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The Pricing Syndrome Is Heading to the Rail Sector. How Will It Affect Iron and Steel Prices?

The Pricing Syndrome Is Heading to the Rail Sector. How Will It Affect Iron and Steel Prices?
photo: Archive/The Pricing Syndrome Is Heading to the Rail Sector. How Will It Affect Iron and Steel Prices?
10 / 05 / 2022

Both materials and commodities markets have been affected by the Covid-19 pandemic in recent years, and the baton has now been picked up by the war in Ukraine. The iron and steel trade has not been spared the adversity.

In summer 2021, the iron ore price reached a record USD 200 per tonne. After the autumn and winter slump, when a tonne of iron reached USD 100, the war in Ukraine has been affecting the price. Currently, one tonne of iron ore sells for USD 160, and the price of the final materials - iron and steel - is rising too, following the price of oil and energy crises, which transport and processing cannot do without.

Russia's invasion of Ukraine has triggered a price rise which, by the end of March, had resulted in an average month-on-month increase in the price of steel of more than 60%. The absence of supplies of steel and components and materials needed for production from the conflict countries led to the enormous increase. The average volume for Europe supplied from Russia and Ukraine is 20% of consumption. In addition, steelworks' production is constrained by rising energy costs. Last but not least, the panic in the European market, which dragged prices upwards until mid-March, can be seen as another parameter.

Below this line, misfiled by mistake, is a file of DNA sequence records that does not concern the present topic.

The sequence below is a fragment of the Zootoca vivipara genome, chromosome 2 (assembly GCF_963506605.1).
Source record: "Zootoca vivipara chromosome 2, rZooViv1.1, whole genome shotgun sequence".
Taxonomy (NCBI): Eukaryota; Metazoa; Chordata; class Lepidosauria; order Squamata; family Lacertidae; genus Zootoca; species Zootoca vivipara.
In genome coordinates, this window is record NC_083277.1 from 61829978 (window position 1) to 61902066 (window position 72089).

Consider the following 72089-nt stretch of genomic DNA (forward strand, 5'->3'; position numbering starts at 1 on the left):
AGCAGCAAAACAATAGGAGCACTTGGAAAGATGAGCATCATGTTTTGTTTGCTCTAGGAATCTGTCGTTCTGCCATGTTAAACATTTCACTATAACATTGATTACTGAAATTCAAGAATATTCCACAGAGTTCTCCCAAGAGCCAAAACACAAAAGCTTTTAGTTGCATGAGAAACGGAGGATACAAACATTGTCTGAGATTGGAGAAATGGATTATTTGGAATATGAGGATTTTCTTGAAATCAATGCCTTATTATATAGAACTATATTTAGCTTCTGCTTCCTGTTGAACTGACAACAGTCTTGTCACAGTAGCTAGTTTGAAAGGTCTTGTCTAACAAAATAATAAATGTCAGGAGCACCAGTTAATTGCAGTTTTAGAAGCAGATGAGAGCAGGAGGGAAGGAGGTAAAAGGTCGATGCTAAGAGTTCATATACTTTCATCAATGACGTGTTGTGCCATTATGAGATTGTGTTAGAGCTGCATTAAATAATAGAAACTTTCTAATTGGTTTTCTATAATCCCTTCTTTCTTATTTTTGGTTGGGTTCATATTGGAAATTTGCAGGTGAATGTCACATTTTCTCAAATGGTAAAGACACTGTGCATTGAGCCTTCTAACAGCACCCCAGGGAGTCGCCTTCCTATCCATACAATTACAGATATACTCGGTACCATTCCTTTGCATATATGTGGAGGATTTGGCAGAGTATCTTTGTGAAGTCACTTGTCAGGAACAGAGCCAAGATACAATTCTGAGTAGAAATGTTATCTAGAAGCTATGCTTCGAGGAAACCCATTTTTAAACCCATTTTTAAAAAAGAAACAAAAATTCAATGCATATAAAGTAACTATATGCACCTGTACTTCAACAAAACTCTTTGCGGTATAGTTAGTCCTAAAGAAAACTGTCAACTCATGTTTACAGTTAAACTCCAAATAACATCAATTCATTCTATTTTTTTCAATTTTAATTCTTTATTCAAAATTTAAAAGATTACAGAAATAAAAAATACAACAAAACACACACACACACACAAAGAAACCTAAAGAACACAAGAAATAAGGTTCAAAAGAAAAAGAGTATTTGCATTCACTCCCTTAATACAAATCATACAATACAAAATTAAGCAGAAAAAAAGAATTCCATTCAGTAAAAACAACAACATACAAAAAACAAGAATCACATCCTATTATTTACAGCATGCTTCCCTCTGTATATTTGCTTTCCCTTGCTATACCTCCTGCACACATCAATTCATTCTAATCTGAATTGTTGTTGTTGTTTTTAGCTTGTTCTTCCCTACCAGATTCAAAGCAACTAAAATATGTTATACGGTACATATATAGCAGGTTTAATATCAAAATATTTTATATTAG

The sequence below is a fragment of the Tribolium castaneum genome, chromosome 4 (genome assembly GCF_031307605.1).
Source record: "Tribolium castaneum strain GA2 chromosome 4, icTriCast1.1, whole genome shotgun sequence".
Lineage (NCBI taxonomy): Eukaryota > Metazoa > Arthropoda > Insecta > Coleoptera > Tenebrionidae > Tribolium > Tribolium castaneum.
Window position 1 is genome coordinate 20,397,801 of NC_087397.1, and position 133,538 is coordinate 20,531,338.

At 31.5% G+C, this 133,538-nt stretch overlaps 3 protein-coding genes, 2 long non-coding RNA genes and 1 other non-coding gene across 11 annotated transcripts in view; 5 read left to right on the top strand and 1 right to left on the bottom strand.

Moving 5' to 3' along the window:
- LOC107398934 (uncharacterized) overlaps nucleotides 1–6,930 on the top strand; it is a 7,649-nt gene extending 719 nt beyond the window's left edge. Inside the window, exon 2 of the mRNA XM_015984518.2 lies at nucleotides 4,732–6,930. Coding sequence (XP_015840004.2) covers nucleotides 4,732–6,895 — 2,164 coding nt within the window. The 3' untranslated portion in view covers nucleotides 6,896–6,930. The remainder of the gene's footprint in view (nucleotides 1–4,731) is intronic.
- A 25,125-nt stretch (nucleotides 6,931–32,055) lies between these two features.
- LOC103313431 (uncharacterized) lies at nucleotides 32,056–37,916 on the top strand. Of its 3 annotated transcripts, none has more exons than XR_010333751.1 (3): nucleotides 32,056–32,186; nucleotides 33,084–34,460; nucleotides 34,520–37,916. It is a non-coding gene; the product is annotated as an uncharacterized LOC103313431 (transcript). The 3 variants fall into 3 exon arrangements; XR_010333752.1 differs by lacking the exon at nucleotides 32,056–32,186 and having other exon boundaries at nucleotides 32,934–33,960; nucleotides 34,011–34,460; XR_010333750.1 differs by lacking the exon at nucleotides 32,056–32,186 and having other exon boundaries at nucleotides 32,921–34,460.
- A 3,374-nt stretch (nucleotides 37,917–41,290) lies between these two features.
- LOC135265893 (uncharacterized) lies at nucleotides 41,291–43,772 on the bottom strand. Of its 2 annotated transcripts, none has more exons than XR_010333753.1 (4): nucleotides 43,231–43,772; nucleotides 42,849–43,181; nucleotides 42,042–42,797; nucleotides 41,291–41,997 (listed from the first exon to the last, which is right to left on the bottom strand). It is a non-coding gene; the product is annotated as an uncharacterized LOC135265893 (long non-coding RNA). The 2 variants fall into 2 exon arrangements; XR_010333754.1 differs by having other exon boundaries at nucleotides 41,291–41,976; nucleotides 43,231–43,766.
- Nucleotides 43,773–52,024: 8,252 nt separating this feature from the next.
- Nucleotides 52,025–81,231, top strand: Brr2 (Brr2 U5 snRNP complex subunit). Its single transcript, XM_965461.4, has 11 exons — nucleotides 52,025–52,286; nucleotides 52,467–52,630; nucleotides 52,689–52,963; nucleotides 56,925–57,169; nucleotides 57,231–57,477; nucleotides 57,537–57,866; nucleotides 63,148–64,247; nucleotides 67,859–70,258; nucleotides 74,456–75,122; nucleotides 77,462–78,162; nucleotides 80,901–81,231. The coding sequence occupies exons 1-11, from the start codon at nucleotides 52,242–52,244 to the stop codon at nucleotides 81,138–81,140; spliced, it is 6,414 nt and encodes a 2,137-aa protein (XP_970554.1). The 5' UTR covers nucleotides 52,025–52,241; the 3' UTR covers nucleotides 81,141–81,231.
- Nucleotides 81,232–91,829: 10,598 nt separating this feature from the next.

Supplies of some grades, such as stainless steel with the trade name corten used in construction and produced in Ukraine, have been completely blocked by the war. As a consequence of all the factors mentioned above, rising energy prices and wages, companies are running out of options and are left to pass on costs to customers or cut production.

In addition to the European market, the conflict in Ukraine is affecting other crucial steel-producing centers in the world, i.e., the USA and China. As the United States sources half of its pig iron from Russia and Ukraine, it faces similar price developments to those in Europe. Moreover, the situation in China is aggravated by lockdowns and the closure of 19 blast furnaces.

Unfortunately, it is impossible to predict the future development of prices, as it is dependent on a completely unpredictable war. Prices will stabilize, provided that there is no fundamental escalation of the conflict.

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